Ignatius’ Spiritual Exercises take us through a process towards spiritual freedom and renewal into a wholehearted commitment to becoming a friend and disciple of Jesus. We learn to see our life and our purpose in the world within the perspective of God’s unshakable and immeasurable love for us. We exist in relationship with everything that God has created to help us become our truest, God-given self.
- We begin our prayer by becoming aware of creation all around us and ourselves within it. As you breathe in and out, become aware of the gift of life all around you.
- Jesus longs for us to see him and come close to him, if only we will be open to this. A desire to come close to Jesus is a sign of grace already at work within us. Is there some grace or gift you wish for right now? Name your desire to God, not because God doesn’t know it already, but so that you can recognize the gift God is offering you.
- Ignatius encourages us to enter more deeply into the meaning of Scripture through our feelings, getting in touch with deep desires through imaginative immersion in a gospel scene. We can also use our bodily senses to enter into direct, transforming encounters with Jesus in which we can speak, ask and love directly. We become familiar with “what we have heard, what we have seen with our eyes, what we have looked at and touched with our hands’ (1 John1.1).
- We come to know Jesus, learning to see the world and react to it as he does. We are brought face to face with new ways to “see him more clearly, love him more dearly and follow him more nearly”.
- Ignatius also encourages us to take note of the directions in which our thoughts and feelings travel, noting the interior movements of our hearts, and following where they are leading us. We listen now to the word of Scripture.
O Lord, you have searched me and known me.
You know when I sit down and when I rise up; you discern my thoughts from far away.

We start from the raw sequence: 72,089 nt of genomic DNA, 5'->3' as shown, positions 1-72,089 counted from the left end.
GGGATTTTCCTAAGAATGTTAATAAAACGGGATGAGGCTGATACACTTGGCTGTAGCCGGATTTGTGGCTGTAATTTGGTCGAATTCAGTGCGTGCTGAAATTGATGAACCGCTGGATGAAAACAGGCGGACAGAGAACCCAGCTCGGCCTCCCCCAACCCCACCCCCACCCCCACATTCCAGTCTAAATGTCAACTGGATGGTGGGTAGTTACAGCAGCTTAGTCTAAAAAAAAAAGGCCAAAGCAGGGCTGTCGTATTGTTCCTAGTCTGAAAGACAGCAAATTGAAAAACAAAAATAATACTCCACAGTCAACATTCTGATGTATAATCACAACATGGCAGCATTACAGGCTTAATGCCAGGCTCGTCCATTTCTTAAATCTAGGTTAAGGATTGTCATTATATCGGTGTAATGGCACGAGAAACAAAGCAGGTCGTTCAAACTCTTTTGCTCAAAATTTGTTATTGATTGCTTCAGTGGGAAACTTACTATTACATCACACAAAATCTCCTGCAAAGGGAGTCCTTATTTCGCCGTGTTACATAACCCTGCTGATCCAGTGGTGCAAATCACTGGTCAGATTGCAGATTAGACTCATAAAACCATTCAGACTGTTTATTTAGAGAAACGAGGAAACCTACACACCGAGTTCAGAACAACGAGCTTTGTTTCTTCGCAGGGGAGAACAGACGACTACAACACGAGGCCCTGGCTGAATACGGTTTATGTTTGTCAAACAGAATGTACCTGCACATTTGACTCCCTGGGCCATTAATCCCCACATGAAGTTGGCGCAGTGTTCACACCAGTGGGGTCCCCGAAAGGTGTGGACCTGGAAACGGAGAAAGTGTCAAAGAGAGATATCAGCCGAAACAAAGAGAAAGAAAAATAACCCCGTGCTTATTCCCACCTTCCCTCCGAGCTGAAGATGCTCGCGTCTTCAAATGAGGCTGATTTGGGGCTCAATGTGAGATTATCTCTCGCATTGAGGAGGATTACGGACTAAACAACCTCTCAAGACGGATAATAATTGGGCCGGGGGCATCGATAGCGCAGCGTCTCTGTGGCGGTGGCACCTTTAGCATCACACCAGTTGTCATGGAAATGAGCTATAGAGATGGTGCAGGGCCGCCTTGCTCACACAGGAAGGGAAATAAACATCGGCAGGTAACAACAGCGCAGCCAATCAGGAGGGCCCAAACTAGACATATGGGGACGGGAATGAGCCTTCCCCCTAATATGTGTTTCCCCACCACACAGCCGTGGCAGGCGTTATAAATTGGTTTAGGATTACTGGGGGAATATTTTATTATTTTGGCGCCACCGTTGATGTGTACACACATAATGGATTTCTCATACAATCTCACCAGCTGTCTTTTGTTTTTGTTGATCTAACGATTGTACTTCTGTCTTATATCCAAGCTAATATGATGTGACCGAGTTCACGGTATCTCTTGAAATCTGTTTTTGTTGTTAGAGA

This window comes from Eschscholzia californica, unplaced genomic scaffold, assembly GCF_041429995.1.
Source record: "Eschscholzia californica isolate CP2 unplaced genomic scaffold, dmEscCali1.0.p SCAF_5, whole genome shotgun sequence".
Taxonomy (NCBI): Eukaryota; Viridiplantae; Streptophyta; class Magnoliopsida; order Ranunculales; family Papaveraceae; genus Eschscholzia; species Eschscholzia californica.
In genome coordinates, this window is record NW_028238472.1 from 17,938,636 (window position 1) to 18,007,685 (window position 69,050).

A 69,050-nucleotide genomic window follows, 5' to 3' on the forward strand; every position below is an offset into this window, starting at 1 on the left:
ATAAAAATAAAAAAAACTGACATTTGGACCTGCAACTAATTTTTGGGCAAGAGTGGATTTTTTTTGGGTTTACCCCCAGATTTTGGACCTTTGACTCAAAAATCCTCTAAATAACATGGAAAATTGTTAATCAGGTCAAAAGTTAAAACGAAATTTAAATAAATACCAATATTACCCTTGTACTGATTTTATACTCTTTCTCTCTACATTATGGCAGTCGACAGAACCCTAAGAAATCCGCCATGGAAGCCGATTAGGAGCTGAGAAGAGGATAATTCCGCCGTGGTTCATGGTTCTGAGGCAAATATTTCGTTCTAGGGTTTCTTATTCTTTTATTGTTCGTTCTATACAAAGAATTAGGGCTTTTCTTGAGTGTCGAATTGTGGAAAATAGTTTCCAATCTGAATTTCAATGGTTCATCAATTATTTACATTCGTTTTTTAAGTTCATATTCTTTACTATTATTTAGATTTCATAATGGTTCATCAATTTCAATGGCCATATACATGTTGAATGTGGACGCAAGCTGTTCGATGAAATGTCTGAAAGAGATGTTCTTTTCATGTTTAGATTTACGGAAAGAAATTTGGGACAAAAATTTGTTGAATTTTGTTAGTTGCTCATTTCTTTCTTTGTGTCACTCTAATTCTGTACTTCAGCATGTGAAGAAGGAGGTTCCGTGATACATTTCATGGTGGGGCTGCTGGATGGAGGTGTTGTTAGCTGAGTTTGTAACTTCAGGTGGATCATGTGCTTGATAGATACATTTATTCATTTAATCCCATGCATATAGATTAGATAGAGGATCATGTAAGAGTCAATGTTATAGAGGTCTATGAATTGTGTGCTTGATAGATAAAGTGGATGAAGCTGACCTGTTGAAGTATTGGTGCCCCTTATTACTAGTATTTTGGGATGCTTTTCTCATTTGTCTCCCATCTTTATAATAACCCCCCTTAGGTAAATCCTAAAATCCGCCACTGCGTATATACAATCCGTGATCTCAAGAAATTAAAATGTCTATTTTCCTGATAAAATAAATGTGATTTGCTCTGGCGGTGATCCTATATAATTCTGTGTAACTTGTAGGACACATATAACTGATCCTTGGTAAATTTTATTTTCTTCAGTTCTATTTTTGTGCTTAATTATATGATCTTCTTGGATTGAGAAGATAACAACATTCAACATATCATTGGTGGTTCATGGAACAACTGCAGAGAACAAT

You search out my path and my lying down, and are acquainted with all my ways.
Even before a word is on my tongue, O Lord, you know it completely.
You hem me in, behind and before, and lay your hand upon me.
Such knowledge is too wonderful for me; it is so high that I cannot attain it.
Where can I go from your spirit? Or where can I flee from your presence?
If I ascend to heaven, you are there; if I make my bed in Sheol, you are there.
If I take the wings of the morning and settle at the farthest limits of the sea,
even there your hand shall lead me, and your right hand shall hold me fast.
If I say, “Surely the darkness shall cover me, and the light around me become night,”
even the darkness is not dark to you; the night is as bright as the day,
for darkness is as light to you.
For it was you who formed my inward parts; you knit me together in my mother’s womb.
I praise you, for I am fearfully and wonderfully made.
Wonderful are your works; that I know very well.
- Another way to become aware of God’s presence is to ask for the gift to see our life from God’s point of view. God’s merciful eyes and understanding may give us a very different perspective on our lived reality. Some things that seem of huge importance to us may be cut down to size, while others we gloss over may assume their correct proportions.
- As you listened to the psalm, how did you react to this God who searches you and knows you through and through, and loves every aspect of who you are?
- Nothing can separate us from the love of our Creator. No darkness in us is dark to God. How do you feel when you hear this?
- Ignatius tells us that gratitude is at the heart of a sense of being in God’s presence. Can you thank God for your existence?
- Perhaps there are things in your life that make you hesitant to come under God’s loving gaze, or things that make it feel difficult to experience gratitude.
- Whether positive or negative, share your thoughts and feelings with your loving Creator, naming whatever emerges for which you want to pray, repent or thank God.